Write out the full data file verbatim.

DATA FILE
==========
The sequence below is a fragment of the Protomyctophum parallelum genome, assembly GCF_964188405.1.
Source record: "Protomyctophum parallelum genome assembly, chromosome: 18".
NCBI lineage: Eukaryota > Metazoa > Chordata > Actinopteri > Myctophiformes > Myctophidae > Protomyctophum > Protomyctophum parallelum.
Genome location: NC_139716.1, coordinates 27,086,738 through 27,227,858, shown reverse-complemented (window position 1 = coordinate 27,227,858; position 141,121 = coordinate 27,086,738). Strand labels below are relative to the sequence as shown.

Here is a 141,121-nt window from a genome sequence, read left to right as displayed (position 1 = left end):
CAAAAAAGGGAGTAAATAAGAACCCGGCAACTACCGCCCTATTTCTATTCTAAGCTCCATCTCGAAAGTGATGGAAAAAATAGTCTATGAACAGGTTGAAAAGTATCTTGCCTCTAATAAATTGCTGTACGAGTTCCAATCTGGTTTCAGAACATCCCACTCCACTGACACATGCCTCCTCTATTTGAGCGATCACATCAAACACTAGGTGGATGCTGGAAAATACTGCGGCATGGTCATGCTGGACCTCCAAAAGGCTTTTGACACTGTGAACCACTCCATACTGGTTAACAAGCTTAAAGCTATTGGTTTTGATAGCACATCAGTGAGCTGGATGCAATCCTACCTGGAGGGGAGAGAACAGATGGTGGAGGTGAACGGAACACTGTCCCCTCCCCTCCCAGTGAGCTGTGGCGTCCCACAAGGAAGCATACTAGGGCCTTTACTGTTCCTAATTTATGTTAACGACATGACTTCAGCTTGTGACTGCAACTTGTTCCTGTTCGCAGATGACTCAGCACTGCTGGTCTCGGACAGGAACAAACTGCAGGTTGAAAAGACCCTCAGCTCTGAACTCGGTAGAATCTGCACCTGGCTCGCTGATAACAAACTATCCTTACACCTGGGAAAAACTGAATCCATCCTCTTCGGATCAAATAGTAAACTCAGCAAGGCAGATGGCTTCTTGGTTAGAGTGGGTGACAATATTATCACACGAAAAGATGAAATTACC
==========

The sequence below is a fragment of the Protomyctophum parallelum genome, assembly GCF_964188405.1.
Source record: "Protomyctophum parallelum genome assembly, chromosome: 18".
NCBI lineage: Eukaryota > Metazoa > Chordata > Actinopteri > Myctophiformes > Myctophidae > Protomyctophum > Protomyctophum parallelum.
Genome location: NC_139716.1, coordinates 27,086,738 through 27,227,858, shown reverse-complemented (window position 1 = coordinate 27,227,858; position 141,121 = coordinate 27,086,738). Strand labels below are relative to the sequence as shown.

Here is a 141,121-nt window from a genome sequence, read left to right as displayed (position 1 = left end):
CAAAAAAGGGAGTAAATAAGAACCCGGCAACTACCGCCCTATTTCTATTCTAAGCTCCATCTCGAAAGTGATGGAAAAAATAGTCTATGAACAGGTTGAAAAGTATCTTGCCTCTAATAAATTGCTGTACGAGTTCCAATCTGGTTTCAGAACATCCCACTCCACTGACACATGCCTCCTCTATTTGAGCGATCACATCAAACACTAGGTGGATGCTGGAAAATACTGCGGCATGGTCATGCTGGACCTCCAAAAGGCTTTTGACACTGTGAACCACTCCATACTGGTTAACAAGCTTAAAGCTATTGGTTTTGATAGCACATCAGTGAGCTGGATGCAATCCTACCTGGAGGGGAGAGAACAGATGGTGGAGGTGAACGGAACACTGTCCCCTCCCCTCCCAGTGAGCTGTGGCGTCCCACAAGGAAGCATACTAGGGCCTTTACTGTTCCTAATTTATGTTAACGACATGACTTCAGCTTGTGACTGCAACTTGTTCCTGTTCGCAGATGACTCAGCACTGCTGGTCTCGGACAGGAACAAACTGCAGGTTGAAAAGACCCTCAGCTCTGAACTCGGTAGAATCTGCACCTGGCTCGCTGATAACAAACTATCCTTACACCTGGGAAAAACTGAATCCATCCTCTTCGGATCAAATAGTAAACTCAGCAAGGCAGATGGCTTCTTGGTTAGAGTGGGTGACAATATTATCACACGAAAAGATGAAATTACC